When Rohan Coombs joined the U.S. Marine Corps, he never thought one day he would be locked up in an immigration detention center and facing deportation from the country he had vowed to defend.
Coombs, 43, born in Jamaica, immigrated to the United States legally as a child with his family. He signed up to serve his adopted nation for six years - first in Japan and the Philippines, then in the Persian Gulf during the first war with Iraq.
Up to 8,000 non-citizens enlist in the U.S. Armed Forces every year and serve alongside American troops. As of May 2010, there were 16,966 non-citizens on active duty. The military does not allow illegal immigrants to enlist.
If non-citizens die while serving, they are given citizenship and a military funeral. If they live and get in trouble with the law, as Coombs did, they can get caught in the net of a 1996 immigration law that greatly expanded the list of crimes for which non-citizens can be deported.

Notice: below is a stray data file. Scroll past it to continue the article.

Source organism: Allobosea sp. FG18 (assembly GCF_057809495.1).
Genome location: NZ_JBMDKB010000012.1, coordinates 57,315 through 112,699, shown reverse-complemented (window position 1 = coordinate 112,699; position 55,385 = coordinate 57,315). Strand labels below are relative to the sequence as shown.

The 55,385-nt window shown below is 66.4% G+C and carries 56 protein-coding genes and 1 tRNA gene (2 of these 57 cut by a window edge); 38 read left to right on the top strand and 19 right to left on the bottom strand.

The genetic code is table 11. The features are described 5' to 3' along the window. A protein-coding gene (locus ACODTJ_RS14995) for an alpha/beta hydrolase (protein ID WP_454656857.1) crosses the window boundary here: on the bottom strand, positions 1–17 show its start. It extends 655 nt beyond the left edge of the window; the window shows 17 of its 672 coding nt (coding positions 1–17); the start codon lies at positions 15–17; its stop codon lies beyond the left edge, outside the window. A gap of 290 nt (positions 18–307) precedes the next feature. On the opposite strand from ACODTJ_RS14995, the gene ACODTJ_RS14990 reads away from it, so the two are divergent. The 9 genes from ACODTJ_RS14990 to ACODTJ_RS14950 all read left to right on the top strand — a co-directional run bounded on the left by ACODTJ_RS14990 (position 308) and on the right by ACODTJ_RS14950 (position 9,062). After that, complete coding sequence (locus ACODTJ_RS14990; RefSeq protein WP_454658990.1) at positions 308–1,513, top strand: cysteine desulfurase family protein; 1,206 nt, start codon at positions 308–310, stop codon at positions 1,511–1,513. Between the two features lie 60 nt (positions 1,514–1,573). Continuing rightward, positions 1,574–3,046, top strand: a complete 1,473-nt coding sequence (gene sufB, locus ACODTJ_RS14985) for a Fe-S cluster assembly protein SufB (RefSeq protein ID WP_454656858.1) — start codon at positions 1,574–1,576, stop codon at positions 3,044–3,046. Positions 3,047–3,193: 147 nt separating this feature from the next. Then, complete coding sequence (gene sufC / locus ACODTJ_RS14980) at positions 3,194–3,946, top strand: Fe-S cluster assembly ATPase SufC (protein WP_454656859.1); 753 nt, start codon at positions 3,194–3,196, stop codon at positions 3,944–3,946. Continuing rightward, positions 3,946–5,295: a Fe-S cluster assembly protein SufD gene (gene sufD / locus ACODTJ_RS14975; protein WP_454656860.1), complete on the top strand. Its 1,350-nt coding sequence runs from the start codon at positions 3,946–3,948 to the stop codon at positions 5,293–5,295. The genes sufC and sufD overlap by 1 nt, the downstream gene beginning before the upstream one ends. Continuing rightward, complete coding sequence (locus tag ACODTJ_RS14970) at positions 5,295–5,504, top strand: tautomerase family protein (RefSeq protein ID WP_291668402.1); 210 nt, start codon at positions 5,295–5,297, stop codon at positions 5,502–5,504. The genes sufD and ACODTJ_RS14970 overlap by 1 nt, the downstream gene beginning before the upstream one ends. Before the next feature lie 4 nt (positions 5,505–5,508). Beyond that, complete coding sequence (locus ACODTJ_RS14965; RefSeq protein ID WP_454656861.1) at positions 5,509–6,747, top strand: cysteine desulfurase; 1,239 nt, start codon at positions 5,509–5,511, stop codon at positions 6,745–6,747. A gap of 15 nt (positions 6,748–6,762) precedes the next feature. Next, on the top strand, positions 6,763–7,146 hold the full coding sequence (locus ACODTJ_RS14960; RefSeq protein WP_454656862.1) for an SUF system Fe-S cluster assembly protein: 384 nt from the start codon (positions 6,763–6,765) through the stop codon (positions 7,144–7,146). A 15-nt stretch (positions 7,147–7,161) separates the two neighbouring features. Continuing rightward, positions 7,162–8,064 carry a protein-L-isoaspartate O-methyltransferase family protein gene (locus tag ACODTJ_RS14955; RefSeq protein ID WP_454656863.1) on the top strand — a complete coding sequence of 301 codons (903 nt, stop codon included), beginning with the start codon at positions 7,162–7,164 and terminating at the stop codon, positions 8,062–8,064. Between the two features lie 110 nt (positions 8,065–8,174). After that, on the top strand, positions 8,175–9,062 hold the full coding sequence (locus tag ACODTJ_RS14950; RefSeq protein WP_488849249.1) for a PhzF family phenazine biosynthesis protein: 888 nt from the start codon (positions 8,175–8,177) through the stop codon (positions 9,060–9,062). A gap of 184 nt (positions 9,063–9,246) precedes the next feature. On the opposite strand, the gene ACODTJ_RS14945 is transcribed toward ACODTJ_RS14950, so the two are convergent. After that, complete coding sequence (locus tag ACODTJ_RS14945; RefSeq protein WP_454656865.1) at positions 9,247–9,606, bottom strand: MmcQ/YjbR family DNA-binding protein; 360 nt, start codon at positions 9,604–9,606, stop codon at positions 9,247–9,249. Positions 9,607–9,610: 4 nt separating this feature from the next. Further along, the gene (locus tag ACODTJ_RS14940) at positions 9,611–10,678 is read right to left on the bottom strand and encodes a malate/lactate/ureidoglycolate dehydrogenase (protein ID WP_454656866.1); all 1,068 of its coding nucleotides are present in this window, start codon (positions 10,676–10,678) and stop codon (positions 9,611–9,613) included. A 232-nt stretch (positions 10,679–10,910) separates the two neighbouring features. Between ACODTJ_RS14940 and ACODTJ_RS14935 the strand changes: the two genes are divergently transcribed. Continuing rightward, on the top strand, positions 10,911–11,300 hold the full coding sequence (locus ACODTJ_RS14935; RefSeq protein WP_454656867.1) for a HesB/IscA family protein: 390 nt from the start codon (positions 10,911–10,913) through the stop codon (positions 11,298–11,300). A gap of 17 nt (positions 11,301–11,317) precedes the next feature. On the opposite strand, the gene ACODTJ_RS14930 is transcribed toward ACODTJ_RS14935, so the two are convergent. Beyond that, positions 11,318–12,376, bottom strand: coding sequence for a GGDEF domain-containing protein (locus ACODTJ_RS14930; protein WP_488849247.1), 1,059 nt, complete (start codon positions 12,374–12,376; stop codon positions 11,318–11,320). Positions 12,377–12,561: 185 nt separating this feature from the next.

"As far as I was concerned, I was a citizen," said Coombs, whose soft-spoken, introspective nature contrast with his physical presence. Coombs stands 6 foot 5 and weighs more than 260 pounds - a gentle giant, according to his fiancee, Robyn Sword.